The test will seek their views on homosexuality and other issues such as bigamy and women's rights. The exam will be on top of a federal test which includes language proficiency skills and a general knowledge of the country.

Prospective citizens must have resided in Germany for at least eight years and have no criminal record.

State officials said that the test will gauge an applicants "loyalty to German values".
Critics say that the test is biased and discriminatory because it is applied only to Muslims. They say that if a test is to be given it should be administered to any applicant for citizenship.


Intelligent Patriotism

Murtha continues to show how it's done:
Rep. John Murtha, a key Democratic voice who favors pulling U.S. troops from Iraq, said in remarks airing on Monday that he would not join the U.S. military today.

A decorated Vietnam combat veteran who retired as a colonel after 37 years in the U.S. Marine Corps, Murtha told ABC News' "Nightline" program that Iraq "absolutely" was a wrong war for President George W. Bush to have launched.

"Would you join (the military) today?," he was asked in an interview taped on Friday.

"No," replied Murtha of Pennsylvania, the top Democrat on the House of Representatives subcommittee that oversees defense spending and one of his party's leading spokesmen on military issues.

"And I think you're saying the average guy out there who's considering recruitment is justified in saying 'I don't want to serve'," the interviewer continued.

"Exactly right," said Murtha, who drew White House ire in November after becoming the first ranking Democrat to push for a pullout of U.S. forces from Iraq as soon as it could be done safely.


Monday, January 02, 2006

Shut Up and Serve

Signing up means forfeiting freedom of speech:
Letters home filled with tales of death and danger, bravery and boredom are a wartime certainty.

And now, as hundreds of soldiers overseas have started keeping Internet journals about the heat, the homesickness, the bloodshed, word speeds from the battlefront faster than ever.

More and more, though, U.S. military commanders in Iraq and Afghanistan are clamping down on these military Web logs, known as milblogs.

After all, digital photos of blown-up tanks and gritty comments on urban warfare don't just interest mom and dad.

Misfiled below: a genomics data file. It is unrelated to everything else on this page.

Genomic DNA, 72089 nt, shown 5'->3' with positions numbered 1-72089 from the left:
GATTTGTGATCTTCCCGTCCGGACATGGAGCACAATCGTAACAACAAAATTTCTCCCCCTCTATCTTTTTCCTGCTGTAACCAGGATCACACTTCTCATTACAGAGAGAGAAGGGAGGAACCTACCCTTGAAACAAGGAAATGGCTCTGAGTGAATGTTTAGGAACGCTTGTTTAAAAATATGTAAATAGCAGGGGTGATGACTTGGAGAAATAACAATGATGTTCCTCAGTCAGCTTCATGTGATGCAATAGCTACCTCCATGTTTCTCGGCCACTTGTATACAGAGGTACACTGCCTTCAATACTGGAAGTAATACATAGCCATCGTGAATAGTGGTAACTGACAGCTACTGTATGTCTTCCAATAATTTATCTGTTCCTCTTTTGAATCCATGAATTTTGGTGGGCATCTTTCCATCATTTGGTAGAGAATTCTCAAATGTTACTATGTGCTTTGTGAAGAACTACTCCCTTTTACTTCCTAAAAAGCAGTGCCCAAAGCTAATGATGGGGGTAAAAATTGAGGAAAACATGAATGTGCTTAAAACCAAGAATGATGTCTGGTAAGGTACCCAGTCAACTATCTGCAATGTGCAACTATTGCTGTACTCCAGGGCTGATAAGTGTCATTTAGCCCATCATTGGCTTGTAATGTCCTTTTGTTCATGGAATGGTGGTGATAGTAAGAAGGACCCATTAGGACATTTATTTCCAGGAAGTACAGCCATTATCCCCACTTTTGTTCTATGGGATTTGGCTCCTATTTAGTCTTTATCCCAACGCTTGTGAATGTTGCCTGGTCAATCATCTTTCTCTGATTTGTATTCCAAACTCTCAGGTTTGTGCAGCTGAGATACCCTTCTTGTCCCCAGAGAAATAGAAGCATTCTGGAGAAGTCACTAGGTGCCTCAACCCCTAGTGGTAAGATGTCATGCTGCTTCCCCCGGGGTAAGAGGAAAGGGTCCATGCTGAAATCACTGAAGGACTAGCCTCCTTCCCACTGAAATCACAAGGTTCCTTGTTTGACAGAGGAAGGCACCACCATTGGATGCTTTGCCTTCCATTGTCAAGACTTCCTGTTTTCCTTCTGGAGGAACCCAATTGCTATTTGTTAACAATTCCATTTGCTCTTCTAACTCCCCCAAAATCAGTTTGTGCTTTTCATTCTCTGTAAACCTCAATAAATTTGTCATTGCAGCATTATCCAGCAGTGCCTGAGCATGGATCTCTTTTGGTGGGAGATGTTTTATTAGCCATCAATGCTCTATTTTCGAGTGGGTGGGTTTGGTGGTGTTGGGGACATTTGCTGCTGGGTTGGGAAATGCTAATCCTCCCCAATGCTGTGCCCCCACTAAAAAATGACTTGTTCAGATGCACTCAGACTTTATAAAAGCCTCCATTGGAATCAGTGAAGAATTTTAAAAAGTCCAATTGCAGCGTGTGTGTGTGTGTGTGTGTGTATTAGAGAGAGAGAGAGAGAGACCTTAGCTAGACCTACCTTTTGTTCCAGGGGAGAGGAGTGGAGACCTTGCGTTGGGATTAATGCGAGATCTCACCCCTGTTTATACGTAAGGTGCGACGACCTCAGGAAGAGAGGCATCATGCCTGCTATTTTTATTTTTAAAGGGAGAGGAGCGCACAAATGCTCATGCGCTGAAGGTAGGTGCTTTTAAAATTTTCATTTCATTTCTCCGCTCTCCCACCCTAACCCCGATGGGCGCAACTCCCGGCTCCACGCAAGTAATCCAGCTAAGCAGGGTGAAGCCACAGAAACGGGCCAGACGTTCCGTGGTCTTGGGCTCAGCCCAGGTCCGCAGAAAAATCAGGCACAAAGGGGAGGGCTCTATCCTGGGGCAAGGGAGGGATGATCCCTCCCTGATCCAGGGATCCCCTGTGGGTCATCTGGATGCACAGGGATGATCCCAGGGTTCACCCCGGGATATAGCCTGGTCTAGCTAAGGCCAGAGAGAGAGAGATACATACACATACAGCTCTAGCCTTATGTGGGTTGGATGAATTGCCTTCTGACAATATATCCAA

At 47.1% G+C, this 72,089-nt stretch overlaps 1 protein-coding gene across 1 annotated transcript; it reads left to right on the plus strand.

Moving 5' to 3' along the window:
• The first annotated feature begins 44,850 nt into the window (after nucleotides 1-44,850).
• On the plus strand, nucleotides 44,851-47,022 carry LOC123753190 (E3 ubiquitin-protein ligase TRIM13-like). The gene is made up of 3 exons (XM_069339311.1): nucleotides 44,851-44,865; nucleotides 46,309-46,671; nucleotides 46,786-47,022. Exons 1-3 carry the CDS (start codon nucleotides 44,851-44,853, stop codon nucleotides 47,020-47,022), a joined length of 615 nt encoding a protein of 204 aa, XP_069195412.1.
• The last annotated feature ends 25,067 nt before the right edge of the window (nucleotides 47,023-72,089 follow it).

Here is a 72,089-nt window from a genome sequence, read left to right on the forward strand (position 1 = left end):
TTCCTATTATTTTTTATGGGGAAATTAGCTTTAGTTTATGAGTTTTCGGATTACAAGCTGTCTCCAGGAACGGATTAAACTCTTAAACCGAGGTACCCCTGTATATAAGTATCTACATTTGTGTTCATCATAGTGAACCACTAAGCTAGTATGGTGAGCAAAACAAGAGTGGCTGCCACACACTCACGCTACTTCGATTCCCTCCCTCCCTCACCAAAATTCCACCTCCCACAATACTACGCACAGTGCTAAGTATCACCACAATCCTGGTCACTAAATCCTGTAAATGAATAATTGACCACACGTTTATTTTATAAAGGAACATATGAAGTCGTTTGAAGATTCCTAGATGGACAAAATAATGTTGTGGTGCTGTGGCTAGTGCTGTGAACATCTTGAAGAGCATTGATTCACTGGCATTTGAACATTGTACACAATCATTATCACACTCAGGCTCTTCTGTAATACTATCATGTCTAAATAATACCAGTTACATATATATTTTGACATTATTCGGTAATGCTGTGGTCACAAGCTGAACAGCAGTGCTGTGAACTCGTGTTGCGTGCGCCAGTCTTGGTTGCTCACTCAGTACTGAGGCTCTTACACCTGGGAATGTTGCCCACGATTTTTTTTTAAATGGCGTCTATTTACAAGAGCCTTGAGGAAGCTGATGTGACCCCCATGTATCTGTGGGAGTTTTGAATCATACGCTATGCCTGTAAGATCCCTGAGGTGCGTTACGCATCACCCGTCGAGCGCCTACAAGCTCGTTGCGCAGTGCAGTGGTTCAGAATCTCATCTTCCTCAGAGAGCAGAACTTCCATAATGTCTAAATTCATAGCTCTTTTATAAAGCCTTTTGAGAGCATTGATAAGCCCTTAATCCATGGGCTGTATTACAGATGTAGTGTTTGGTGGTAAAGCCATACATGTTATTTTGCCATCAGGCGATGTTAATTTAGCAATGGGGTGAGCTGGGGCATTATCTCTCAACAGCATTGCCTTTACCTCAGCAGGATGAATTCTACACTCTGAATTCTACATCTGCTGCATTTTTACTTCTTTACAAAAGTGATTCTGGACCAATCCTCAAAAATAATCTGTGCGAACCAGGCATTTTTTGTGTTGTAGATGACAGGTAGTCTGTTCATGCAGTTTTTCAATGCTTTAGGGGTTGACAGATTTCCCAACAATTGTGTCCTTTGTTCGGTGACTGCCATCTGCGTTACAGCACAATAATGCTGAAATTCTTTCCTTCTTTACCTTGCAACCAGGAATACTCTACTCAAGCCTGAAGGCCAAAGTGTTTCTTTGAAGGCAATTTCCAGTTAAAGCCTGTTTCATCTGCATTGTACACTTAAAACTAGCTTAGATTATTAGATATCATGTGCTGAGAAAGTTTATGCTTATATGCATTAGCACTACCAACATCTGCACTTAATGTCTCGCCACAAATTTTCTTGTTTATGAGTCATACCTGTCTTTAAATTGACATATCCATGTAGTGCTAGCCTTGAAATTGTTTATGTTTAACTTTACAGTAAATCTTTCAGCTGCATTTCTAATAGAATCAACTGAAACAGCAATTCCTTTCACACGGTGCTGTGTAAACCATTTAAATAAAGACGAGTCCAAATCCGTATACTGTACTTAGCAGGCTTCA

Nowadays, milbloggers "get shut down almost as fast as they're set up," said New York Army National Guard Spc. Jason Christopher Hartley, 31, of upstate New Paltz, who believes something is lost as the grunt's-eye take on Tikrit or Kabul is silenced or sanitized.

Hartley last January was among the first active-duty combat troops demoted and fined for security violations on his blog,


Stem Cell Research Advances

Some good news:
Scientists have created human stem cell cultures without using any animal cells for the first time. The breakthrough will bring possible treatments for diseases such as diabetes, Alzheimer's and Parkinson's a step closer.
Some scientists argue that this method of growing cells has inherent problems: viruses from the animal cells, for example, may be taken up by the human cells and could infect patients. "All of the concerns about contaminating proteins in existing stem cell lines can essentially be removed using this medium," said Tenneille Ludwig, a University of Wisconsin-Madison scientist working at WiCell, the company which led the effort to develop the new culture medium. "This work helps us clear some of the major hurdles for using these cells therapeutically."


Happy "New" Year

Same as the old year:
A suicide car bomber today targeted a bus carrying police recruits to Baghdad, killing seven people, police said.

At least three recruits died in the car bombing, but officials were unable to immediately identify whether the other four victims were recruits or civilians.
Elsewhere in the capital, gunmen in two cars opened fire on a group of labourers, killing five, Captain Qasim Hussein, of Baghdad police, said. Gunmen clashed with police in the west of the city, killing three policemen and wounding two, Major Moussa Abdul Karim said.

Police also found the bodies of eight civilian men who had been handcuffed, shot and dumped at a sewage plant in south-east Baghdad. The body of a policeman, who had been shot in the head, was found in western Baghdad.


Venezuelan Socialism Proceeds

The new year brings nationalization:
Thirty-two privately operated Venezuelan oilfields returned to state control Sunday with the start of the new year, the government said.

At midnight Dec. 31, a deadline expired for all private companies with contracts to independently pump oil to agree to joint ventures that will give Venezuela's state oil company majority control.

The 32 operating agreements were signed between 1990 and 1997, when Venezuela's petroleum industry was open to private and foreign capital.


What Would Your Cat Do?

I don't know, but I doubt it would be this:
Police aren't sure how else to explain it. But when an officer walked into an apartment Thursday night to answer a 911 call, an orange-and-tan striped cat was lying by a telephone on the living room floor. The cat's owner, Gary Rosheisen, was on the ground near his bed having fallen out of his wheelchair.

Rosheisen said his cat, Tommy, must have hit the right buttons to call 911.

"I know it sounds kind of weird," Officer Patrick Daugherty said, unsuccessfully searching for some other explanation.